It can be confusing, especially since many different websites and books teach different things. I’ll break it down for you more:

There are 6 bodies (some say 5 because they count 1 causal body) to the human experience: the physical, the physical-etheric, the emotional/ astral body, the mental body, the lesser causal body, and the greater causal body.

That’s why the Biblical number 7 represents the completion of creation and the Rest of which God experienced. At six, the cycle is completed, and at 7, everything is WHOLE. There are 6 days of creation because your awareness must learn to expand through all 6 parts of creation in order for your to become 7, that which is whole. Then you manifest the Christ!

The soul can be thought of as the self which incarnates into these bodies. Every person’s soul is not the same. It is comprised of all your former life experiences. The soul develops as your awareness develops in each life and learns to operate in each body. In a sense, it is your individuality.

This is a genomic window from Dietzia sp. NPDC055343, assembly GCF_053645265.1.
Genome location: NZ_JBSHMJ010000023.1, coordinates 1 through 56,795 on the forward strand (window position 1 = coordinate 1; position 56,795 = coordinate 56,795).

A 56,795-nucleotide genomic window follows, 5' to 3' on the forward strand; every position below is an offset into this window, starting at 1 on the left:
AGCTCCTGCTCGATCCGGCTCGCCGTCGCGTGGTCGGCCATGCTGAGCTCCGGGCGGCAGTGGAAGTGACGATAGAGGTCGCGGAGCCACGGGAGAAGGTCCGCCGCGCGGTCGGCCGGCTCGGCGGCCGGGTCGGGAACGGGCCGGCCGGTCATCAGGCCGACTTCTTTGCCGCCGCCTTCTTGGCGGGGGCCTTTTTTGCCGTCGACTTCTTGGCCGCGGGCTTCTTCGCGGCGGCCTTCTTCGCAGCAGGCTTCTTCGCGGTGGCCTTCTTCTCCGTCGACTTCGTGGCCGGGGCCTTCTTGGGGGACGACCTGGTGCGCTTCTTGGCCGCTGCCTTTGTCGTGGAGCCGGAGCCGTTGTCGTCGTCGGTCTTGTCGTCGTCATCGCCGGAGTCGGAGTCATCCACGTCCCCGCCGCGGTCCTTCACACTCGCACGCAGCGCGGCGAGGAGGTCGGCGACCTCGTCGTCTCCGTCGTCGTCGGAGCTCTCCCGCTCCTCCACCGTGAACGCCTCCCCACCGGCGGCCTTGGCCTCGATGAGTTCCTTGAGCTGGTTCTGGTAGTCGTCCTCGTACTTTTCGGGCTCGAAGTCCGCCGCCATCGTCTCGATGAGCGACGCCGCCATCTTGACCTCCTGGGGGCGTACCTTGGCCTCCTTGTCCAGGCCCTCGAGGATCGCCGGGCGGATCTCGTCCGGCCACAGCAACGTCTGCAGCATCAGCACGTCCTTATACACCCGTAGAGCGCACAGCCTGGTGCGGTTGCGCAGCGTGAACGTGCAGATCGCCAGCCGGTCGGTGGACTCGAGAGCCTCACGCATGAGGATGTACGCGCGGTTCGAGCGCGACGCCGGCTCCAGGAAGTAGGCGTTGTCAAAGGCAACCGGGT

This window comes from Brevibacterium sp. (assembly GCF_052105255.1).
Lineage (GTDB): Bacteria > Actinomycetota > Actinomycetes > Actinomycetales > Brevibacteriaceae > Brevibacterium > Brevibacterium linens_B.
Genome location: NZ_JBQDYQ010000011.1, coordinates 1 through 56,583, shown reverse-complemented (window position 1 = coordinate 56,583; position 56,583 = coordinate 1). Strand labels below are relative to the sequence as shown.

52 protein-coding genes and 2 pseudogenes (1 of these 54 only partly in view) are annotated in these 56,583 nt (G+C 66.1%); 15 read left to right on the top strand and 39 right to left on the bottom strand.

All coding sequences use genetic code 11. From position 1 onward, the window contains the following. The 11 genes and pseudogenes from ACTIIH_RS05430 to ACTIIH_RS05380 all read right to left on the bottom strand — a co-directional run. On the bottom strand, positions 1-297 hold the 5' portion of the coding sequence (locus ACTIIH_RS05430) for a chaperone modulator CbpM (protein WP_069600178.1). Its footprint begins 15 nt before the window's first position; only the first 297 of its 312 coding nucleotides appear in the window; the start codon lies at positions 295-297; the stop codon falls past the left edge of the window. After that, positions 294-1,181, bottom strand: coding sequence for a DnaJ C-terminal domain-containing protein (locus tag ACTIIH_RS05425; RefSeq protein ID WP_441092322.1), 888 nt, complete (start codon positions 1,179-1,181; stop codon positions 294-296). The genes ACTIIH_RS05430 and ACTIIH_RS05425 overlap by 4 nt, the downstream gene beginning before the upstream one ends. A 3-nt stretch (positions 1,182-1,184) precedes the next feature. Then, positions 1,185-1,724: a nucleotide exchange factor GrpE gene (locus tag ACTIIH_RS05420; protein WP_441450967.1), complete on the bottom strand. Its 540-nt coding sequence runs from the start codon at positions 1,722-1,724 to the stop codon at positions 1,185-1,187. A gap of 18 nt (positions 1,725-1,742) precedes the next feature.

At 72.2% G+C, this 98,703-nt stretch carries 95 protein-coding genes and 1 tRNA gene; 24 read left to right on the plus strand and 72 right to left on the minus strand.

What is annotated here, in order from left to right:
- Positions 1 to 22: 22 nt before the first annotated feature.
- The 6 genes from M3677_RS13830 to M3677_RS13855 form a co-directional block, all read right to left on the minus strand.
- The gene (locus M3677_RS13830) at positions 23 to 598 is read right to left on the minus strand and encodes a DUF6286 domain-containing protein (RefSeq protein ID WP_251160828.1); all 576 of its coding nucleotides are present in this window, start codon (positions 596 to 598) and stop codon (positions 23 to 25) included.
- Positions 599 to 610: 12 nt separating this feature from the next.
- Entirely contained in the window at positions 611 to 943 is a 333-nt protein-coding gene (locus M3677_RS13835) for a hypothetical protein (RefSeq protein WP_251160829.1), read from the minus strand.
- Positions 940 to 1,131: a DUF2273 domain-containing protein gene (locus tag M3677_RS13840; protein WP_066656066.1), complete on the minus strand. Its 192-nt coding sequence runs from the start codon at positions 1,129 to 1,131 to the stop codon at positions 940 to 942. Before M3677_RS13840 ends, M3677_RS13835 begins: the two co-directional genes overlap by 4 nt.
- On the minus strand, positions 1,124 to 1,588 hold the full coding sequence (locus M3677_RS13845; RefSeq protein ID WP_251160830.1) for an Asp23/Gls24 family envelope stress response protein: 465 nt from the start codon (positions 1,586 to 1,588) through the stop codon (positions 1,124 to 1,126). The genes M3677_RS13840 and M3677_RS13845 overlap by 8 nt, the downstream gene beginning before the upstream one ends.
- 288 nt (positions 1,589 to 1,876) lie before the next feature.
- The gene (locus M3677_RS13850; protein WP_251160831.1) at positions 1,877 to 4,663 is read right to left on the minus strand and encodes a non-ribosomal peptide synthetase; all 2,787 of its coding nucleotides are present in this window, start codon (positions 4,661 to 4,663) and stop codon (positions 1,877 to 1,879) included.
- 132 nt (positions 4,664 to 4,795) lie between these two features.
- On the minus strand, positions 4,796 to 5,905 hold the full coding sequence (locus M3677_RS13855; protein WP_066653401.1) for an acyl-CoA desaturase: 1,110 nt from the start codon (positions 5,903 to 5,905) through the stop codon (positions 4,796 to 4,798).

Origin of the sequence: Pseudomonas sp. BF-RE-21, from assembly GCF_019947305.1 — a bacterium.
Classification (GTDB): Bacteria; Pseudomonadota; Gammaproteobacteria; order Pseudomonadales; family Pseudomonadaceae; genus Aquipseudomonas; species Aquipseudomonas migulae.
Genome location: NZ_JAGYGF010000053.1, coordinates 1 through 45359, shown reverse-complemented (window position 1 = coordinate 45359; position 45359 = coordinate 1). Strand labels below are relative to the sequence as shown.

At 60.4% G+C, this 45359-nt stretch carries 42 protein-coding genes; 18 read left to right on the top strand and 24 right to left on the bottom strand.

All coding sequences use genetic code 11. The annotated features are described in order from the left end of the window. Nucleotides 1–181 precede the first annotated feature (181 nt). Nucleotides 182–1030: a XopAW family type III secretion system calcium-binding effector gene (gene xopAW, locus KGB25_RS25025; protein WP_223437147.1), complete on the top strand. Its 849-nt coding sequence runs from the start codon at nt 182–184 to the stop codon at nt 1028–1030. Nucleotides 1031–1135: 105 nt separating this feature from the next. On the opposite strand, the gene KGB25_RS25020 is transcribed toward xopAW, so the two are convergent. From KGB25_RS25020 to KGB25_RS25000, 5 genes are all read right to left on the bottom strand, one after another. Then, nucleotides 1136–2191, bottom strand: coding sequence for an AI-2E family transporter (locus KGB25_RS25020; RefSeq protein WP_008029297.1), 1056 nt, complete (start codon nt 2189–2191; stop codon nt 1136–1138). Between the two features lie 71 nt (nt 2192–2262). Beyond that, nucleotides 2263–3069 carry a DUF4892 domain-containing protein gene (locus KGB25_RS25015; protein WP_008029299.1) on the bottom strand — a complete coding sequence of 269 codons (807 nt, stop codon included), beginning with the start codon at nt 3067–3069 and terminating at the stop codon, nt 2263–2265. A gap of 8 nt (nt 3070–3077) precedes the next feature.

Spirit is infinite potential which just IS. Now amount of human reasoning or logic is going to explain Spirit to you in a satisfactory way. It is the life force which allows everything to happen and unfold.

It takes spirit and matter to allow for the soul to develop. Primordial consciousness (spirit) must manifest in a body. As this process takes place, the soul is formed over time through experience. Experience is the essence of the soul! Spirit and matter just are. They have always been. Spirit is infinite potential. The other side of the coin of infinite potential IS matter. If you can explain this in words, then you would be the most brilliant physicists in the world.

I believe creation unfolded from this infinite potential because spirit, or infinite potential, automatically produces matter. It is not really that spirit created matter, because matter is an automatic byproduct of spirit. The two have existed simultaneously from the beginning (really there is no time outside our limited conscious dimension). It gets even more complicated when you begin to realize that matter is not really a physical substance, but an illusion produced through spirit interacting with itself. Even though all these bodies we dwell in are illusions, they give us the experience of reality. They are like virtual reality suits. Even though everything is ultimately and illusion, it is a very real illusion to us and it is a necessary one for soul growth.